To the extent that petitioner's burden-of-proof argument can be interpreted to suggest that Rule 56(e) should, in effect, be read out of antitrust cases and permit plaintiffs to get to a jury on the basis of the allegations in their complaints, coupled with a hope that something can be developed at trial in the way of evidence to support those allegations, we decline to accept it. While we recognize the importance of preserving litigants' rights to a trial on their claims, we are not prepared to extend those rights to the point of requiring that anyone who files an antitrust complaint setting forth a valid cause of action be entitled to a full-dress trial notwithstanding the absence of any significant probative evidence tending to support the complaint.
391 U.S. at 289-90, 88 S.Ct. at 1592-93.
Once the allegations of conspiracy made in the complaint are rebutted by probative evidence supporting an alternative interpretation of a defendant's conduct, if plaintiff then fails to come forward with specific factual support of its allegations of conspiracy, summary judgment for the defendant becomes proper.
Mutual Fund Investors v. Putnam Management Co., 553 F.2d 620, 624 (9th Cir. 1977); ALW, Inc. v. United Air Lines, Inc., 510 F.2d at 55. In this case, the lower court correctly found that, with respect to its Section Two claim, Blair had failed to meet its burden of proof.
Blair contends also that the district court improperly granted appellees' motion for summary judgment as to its conspiracy claim against Glen-Webb, Ranchers, and Burns. Section One of the Sherman Act provides, in part, as follows:
Every contract, combination in the form of trust or otherwise, or conspiracy in restraint of trade or commerce among the several States, or with foreign nations, is declared to be illegal . . .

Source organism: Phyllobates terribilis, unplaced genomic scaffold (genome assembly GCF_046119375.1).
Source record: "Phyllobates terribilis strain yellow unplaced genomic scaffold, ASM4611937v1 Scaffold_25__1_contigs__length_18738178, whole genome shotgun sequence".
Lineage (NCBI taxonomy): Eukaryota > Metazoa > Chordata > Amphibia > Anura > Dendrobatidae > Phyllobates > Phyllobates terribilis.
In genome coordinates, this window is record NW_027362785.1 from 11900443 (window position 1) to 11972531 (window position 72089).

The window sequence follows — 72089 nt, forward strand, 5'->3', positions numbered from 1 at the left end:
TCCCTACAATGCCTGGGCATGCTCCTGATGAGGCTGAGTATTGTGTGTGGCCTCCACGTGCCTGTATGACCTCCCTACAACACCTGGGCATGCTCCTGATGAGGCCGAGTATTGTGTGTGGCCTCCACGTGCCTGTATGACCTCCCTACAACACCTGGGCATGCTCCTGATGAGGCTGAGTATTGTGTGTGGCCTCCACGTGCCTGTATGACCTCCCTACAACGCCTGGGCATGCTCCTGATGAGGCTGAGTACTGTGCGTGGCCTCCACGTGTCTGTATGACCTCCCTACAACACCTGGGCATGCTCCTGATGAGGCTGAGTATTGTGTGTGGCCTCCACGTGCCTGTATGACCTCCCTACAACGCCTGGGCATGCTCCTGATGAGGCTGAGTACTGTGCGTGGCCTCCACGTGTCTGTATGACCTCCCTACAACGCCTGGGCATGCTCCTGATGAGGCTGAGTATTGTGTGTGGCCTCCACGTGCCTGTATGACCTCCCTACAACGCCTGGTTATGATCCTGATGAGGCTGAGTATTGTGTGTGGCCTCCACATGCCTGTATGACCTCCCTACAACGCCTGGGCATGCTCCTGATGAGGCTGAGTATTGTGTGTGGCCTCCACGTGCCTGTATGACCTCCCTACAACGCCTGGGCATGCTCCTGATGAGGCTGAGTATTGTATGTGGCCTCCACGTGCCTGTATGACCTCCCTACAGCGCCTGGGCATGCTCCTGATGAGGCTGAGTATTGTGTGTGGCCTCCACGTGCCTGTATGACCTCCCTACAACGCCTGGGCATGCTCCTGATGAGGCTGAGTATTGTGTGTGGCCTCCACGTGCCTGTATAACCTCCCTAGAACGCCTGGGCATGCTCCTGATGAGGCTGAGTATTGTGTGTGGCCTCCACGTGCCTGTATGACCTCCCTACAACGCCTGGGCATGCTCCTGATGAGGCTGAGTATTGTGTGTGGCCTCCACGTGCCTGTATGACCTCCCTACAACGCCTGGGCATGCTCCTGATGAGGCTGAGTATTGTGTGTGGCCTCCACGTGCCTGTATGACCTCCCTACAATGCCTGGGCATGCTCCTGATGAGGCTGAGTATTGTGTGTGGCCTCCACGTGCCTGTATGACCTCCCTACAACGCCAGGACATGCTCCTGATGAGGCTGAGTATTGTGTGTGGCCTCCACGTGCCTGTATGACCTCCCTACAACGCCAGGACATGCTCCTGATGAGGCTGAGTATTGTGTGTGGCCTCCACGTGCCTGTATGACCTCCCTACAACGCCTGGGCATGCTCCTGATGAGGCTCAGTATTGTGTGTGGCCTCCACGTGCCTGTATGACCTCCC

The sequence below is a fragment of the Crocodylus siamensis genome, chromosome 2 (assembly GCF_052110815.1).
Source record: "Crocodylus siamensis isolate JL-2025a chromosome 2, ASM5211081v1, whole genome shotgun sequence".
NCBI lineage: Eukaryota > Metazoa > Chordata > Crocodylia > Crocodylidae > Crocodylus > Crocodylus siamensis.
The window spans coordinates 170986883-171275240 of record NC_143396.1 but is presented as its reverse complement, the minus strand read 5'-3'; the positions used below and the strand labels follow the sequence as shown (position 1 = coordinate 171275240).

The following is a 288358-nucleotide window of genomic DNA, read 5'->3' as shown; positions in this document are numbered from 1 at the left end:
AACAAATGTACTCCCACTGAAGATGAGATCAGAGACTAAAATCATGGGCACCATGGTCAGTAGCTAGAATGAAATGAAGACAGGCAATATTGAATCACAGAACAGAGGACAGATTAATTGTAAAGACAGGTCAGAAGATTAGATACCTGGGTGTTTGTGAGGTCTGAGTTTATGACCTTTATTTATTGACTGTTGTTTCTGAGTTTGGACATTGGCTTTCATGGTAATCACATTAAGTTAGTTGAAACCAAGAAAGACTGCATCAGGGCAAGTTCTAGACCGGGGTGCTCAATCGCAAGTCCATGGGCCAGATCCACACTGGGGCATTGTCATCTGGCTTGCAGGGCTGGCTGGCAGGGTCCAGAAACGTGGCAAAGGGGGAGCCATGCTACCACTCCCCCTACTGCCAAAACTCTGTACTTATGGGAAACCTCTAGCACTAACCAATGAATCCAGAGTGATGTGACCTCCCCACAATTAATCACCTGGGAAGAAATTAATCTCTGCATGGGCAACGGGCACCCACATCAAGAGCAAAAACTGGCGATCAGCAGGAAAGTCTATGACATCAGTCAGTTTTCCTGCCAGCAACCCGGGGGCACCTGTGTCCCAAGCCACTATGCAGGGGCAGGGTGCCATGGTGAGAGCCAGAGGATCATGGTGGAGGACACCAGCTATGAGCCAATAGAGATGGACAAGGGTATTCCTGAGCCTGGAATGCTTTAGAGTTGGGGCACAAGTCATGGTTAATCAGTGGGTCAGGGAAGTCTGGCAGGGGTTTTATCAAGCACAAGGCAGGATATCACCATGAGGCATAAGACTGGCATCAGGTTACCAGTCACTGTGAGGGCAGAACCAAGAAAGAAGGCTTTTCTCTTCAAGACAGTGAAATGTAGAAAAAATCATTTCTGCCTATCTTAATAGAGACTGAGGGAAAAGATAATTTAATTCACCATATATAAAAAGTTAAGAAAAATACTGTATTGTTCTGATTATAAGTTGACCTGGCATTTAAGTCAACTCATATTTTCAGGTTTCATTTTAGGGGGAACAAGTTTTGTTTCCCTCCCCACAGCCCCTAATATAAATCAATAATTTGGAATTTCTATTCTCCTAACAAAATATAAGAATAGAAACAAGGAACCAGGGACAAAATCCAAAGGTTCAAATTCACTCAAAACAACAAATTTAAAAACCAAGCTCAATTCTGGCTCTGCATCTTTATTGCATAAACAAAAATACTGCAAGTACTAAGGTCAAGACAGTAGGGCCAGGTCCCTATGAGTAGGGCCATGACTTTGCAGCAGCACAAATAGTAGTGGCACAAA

Because a conspiracy is rarely susceptible of direct proof, Blair may properly rely upon circumstantial evidence from which a violation may be inferred. Treasure Valley Potato Bargaining Ass'n v. OreIda Foods, Inc., 497 F.2d 203, 208 (9th Cir.), cert. denied, 419 U.S. 999, 95 S.Ct. 314, 42 L.Ed.2d 298 (1974); United States v. Champion Intern. Corp., 557 F.2d 1270, 1273 (9th Cir.), cert. denied, 434 U.S. 938, 98 S.Ct. 428, 54 L.Ed.2d 298 (1977). In support of its claim, Blair cites (1) Ranchers' $2,000,000 in sales to Glen-Webb, (2) Ranchers' termination of Blair's credit, (3) the superiority of Blair's payment record as compared to Glen-Webb, (4) Ranchers' unwillingness to accept a third party's guarantee of Blair's credit, (5) Burns' statement that Ranchers would sell Blair's outstanding contracts for cotton seed oil to Glen-Webb, and (6) Burns' friendship with Clary.
Appellees contend, and the district court found, that these circumstances provide no basis upon which to conclude that they had conspired against Blair. On the contrary, Ranchers and Burns assert that their decision to deny credit to Blair was unilaterally determined and amply justified by legitimate business considerations, citing Blair's poor payment record, its repeated proffer of bad checks, its failure to return phone calls from Ranchers, and its refusal to meet with Burns to discuss Blair's balance due. In support of this position, Glen-Webb argues that Ranchers' continued extension of credit to it was a proper exercise of business judgment in that Glen-Webb had no similar history of questionable business practices. We agree.
Summary judgment may properly be granted in an antitrust action on an allegation of conspiracy where there are understandable and legitimate business reasons for a defendant's conduct. First National Bank of Arizona v. Cities Services Co., 391 U.S. at 277, 88 S.Ct. at 1587; see also Hallmark Industry v. Reynolds Metals Co., 489 F.2d at 13-14. We believe that appellees have supplied an entirely plausible and justifiable explanation of their conduct, one consistent with proper business practices. Absent any evidence business of an agreement with Glen-Webb, Ranchers' refusal to deal with Blair does not constitute an antitrust law violation. Dahl, Inc. v. Roy Cooper Co., 448 F.2d 17, 19 (9th Cir. 1971).
Blair's failure to come forward with "specific factual support" for its conspiracy claim, after appellees offered a valid justification for their conduct, required that their motion for summary judgment be granted. Mutual Fund Investors v. Putnam Management Co., 553 F.2d at 624; ALW, Inc. v. United Air Lines, Inc., 510 F.2d at 55. In sum, it is hard to escape the conclusion that Blair, having suffered injury resulting from normal business hazards, attempts to seek recovery without sufficient factual basis by casting its complaint in antitrust terms.
Accordingly, the decision of the district court is in all respects AFFIRMED.